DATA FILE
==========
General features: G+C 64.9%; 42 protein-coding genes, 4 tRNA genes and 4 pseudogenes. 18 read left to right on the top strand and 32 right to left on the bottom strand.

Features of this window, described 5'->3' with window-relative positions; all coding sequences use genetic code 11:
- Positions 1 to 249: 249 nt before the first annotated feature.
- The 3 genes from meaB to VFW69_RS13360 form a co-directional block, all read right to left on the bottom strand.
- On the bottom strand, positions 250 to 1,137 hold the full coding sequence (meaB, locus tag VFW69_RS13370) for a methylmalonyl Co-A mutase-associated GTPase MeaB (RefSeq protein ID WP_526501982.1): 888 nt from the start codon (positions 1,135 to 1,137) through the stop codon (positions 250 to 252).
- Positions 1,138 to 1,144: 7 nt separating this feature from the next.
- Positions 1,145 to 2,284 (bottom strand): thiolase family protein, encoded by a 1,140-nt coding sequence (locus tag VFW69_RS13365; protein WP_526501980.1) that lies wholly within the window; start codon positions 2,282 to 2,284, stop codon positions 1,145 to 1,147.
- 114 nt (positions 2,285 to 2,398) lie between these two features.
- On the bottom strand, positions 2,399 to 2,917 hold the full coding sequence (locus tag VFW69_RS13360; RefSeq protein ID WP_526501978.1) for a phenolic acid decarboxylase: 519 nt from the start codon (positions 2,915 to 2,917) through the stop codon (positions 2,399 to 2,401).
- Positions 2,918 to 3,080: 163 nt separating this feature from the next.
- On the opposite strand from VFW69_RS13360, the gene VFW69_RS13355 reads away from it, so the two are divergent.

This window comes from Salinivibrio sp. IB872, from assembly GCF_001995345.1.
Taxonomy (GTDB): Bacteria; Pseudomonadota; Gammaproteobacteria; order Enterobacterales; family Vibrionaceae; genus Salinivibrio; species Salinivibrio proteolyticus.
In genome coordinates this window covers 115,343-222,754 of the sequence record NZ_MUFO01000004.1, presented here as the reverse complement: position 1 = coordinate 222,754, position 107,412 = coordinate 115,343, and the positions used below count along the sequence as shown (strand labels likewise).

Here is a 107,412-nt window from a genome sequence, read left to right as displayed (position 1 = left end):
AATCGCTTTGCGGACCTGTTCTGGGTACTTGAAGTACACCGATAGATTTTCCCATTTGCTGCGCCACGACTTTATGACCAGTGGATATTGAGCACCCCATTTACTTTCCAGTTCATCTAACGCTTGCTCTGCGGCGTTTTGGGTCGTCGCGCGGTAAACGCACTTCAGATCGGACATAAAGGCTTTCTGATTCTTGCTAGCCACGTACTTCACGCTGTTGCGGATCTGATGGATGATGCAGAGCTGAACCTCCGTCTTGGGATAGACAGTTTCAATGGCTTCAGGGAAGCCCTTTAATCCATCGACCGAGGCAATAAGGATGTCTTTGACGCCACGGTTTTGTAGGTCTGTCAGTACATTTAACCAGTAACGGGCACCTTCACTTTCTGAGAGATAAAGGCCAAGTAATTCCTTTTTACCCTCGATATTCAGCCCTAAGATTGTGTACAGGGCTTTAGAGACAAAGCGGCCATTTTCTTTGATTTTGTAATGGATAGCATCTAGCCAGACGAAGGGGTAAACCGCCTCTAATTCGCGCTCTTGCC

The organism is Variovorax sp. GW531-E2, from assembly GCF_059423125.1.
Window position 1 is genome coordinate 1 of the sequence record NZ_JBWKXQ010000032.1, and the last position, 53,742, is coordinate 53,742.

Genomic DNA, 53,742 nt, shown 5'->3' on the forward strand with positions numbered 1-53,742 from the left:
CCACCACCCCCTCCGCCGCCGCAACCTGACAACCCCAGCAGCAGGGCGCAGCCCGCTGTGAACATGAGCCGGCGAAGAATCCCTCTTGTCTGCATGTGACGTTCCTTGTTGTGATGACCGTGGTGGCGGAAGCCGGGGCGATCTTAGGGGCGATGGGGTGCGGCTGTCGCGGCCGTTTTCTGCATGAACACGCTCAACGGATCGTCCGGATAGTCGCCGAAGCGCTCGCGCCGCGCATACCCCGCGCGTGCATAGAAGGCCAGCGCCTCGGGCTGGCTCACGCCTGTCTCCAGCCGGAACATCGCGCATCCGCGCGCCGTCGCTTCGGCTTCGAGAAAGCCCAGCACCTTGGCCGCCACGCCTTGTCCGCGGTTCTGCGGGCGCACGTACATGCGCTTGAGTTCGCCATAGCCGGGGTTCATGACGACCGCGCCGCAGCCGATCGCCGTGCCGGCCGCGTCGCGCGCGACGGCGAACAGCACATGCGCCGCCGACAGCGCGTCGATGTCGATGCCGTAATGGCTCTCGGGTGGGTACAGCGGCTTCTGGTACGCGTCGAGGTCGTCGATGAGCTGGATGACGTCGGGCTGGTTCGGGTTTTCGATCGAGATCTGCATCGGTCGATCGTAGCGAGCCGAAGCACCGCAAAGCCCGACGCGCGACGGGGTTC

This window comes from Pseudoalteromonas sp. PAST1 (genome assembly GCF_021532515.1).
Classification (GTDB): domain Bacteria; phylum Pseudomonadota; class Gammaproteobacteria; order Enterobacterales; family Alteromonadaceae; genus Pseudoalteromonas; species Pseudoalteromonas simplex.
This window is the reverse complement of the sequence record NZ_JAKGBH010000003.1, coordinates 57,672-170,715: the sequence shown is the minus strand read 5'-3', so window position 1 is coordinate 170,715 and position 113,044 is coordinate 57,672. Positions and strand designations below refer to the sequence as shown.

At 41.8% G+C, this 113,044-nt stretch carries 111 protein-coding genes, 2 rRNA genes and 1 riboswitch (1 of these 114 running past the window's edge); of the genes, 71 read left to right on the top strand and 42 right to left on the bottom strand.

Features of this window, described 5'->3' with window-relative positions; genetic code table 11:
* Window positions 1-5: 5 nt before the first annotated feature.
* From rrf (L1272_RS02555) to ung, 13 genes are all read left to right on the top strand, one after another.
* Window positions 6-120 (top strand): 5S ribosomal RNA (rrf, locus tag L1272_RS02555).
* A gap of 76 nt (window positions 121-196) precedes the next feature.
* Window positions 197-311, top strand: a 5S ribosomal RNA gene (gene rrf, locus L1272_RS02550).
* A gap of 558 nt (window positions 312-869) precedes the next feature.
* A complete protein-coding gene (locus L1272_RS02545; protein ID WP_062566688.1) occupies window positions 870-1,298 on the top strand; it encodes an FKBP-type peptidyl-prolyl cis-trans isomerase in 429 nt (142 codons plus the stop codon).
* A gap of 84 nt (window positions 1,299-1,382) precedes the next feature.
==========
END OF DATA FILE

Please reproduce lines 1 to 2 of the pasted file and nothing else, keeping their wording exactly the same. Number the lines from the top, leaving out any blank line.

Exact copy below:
General features: G+C 64.9%; 42 protein-coding genes, 4 tRNA genes and 4 pseudogenes. 18 read left to right on the top strand and 32 right to left on the bottom strand.

Features of this window, described 5'->3' with window-relative positions; all coding sequences use genetic code 11: